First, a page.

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Mitch Daniels: Heartland Reformer
Dealmakers: The Indiana Economic Development Corporation
Prior to 2005, Indiana did economic development in the same way many states do it: poorly, or at best, so-so. The state’s Department of Commerce ran itself like any other bureaucracy. Businesses outside the state were approached with loads of incentives. The state spent far too much on each job it tried to attract. There was little strategy and hardly any real negotiation.
It’s no surprise that Indiana’s business climate was never regarded as top-tier.
By 2012, Indiana was ranked 5th in the nation on Chief Executive’s Best States for Business rankings. The Hoosier state had moved up from 16thplace in 2010.
One CEO surveyed by Chief Executive summed up an emerging consensus view one hears more and more about Indiana:
Indiana is centrally located, has a balanced budget and excess reserves on hand, is a low overall tax environment, is business friendly and is now a right to work state. If you want to locate in the Midwest, there is no other state in its class.
Another CEO described Indiana more personally:
Indiana is like a breath of fresh air. I have operated on both coasts, the southeast, and Chicago, and Indiana is where I will keep my manufacturing operations.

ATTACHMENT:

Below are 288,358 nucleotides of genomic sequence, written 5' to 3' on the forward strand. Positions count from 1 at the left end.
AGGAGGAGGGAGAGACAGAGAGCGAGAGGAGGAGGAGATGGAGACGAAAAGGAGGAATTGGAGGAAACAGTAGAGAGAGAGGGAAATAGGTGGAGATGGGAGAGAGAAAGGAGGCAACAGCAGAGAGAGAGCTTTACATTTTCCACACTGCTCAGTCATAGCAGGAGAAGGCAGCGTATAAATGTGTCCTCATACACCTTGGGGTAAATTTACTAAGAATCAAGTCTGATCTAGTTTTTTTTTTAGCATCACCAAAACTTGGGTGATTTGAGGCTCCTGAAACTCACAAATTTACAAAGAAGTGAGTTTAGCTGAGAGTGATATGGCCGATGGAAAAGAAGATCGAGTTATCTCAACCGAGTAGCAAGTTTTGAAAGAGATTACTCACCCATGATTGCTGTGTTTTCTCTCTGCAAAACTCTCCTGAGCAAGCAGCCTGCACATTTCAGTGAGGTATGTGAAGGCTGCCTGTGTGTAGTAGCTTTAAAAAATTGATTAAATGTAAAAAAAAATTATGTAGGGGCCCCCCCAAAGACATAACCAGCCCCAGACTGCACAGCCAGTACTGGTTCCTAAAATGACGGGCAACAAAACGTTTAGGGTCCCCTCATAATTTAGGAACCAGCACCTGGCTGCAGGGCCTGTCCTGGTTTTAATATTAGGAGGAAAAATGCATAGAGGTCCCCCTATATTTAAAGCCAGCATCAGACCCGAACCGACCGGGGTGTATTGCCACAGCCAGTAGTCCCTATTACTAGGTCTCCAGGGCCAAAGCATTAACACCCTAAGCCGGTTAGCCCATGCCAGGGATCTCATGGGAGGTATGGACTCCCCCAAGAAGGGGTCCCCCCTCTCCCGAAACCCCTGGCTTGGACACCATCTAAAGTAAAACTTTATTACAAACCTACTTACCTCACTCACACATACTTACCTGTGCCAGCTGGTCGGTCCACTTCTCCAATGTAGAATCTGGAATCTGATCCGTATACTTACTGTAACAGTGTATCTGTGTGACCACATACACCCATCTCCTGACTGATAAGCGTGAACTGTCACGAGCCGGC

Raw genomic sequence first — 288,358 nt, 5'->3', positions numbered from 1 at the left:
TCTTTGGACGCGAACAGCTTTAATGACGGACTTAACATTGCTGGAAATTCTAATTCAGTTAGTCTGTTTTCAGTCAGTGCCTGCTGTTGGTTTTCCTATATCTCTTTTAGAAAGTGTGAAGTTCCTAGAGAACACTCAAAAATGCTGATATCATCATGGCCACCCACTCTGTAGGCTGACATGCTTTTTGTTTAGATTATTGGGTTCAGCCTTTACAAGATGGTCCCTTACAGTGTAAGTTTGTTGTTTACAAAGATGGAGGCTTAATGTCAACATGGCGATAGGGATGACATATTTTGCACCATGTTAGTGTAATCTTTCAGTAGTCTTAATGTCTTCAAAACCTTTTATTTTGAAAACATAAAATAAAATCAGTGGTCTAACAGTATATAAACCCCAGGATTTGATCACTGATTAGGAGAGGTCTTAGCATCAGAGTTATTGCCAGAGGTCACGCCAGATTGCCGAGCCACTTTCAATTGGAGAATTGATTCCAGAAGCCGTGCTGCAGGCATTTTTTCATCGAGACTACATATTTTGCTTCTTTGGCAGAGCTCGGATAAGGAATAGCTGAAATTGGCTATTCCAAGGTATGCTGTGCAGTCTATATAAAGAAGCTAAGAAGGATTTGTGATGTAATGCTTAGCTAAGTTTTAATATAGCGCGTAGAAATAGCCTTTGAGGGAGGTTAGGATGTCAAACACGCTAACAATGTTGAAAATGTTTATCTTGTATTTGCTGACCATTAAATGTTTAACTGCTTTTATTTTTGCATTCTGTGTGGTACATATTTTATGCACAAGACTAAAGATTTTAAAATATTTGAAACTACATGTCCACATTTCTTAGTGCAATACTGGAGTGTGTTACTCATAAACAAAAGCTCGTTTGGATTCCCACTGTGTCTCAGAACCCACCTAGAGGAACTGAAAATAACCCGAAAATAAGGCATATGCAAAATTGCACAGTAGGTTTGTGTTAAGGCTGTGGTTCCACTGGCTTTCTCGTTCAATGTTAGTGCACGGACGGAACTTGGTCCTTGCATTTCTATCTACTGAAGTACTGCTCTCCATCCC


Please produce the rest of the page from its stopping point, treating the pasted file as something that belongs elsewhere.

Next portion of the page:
What created such a dramatic sea change in what was a relatively short time period? Indiana’s fiscal strength is well-known, as Mitch Daniels’ success in this area has garnered national attention. This undoubtedly caught the eye of executives outside the state, as the CEO’s testimonial above shows.
What is less-known nationally but just as significant for reformers outside Indiana who want to learn from the Hoosier state was the creation of the Indiana Economic Development Corporation (IEDC). IEDC was established as a public-private entity with greater flexibility to establish contracts and conduct business deals than its predecessor Department of Commerce. The legislation that created IEDC also abolished numerous boards, commissions, and public organizations vested with various economic development missions over the years. It cut the board size in half and focused the IEDC’s mission more clearly on attracting new jobs and investment. In short, IEDC was created to execute economic development in a way that any private sector executive would recognize as rational, unlike the disorganized and irrational cross-purposes of the past.
IEDC was a priority from the start. It was the first piece of legislation Mitch Daniels put forward as Governor in January 2005. It followed on the heels of the Executive Order he signed his first day in office eliminating collective bargaining for state employees. Taken together, these actions showed at the outset that Indiana was open for business like never before. Daniels made it clear that, unlike the past when state officials nurtured pet projects and favored industries (exhibit A: Indiana’s film industry, which had a commission devoted to it), IEDC would focus solely on job-creating investments.
Daniels communicated this message everywhere he went, both in and outside the state. In cabinet meetings the IEDC director sat immediately next to the Governor and always gave the first report. It was clear to everyone involved that economic growth was priority number one.
The results of such a singular focus on growth speak for themselves.
- Since 2005, Indiana has seen $31 billion in new investment and nearly 160,000 jobs as 1,390 companies have decided to make Indiana their home for business.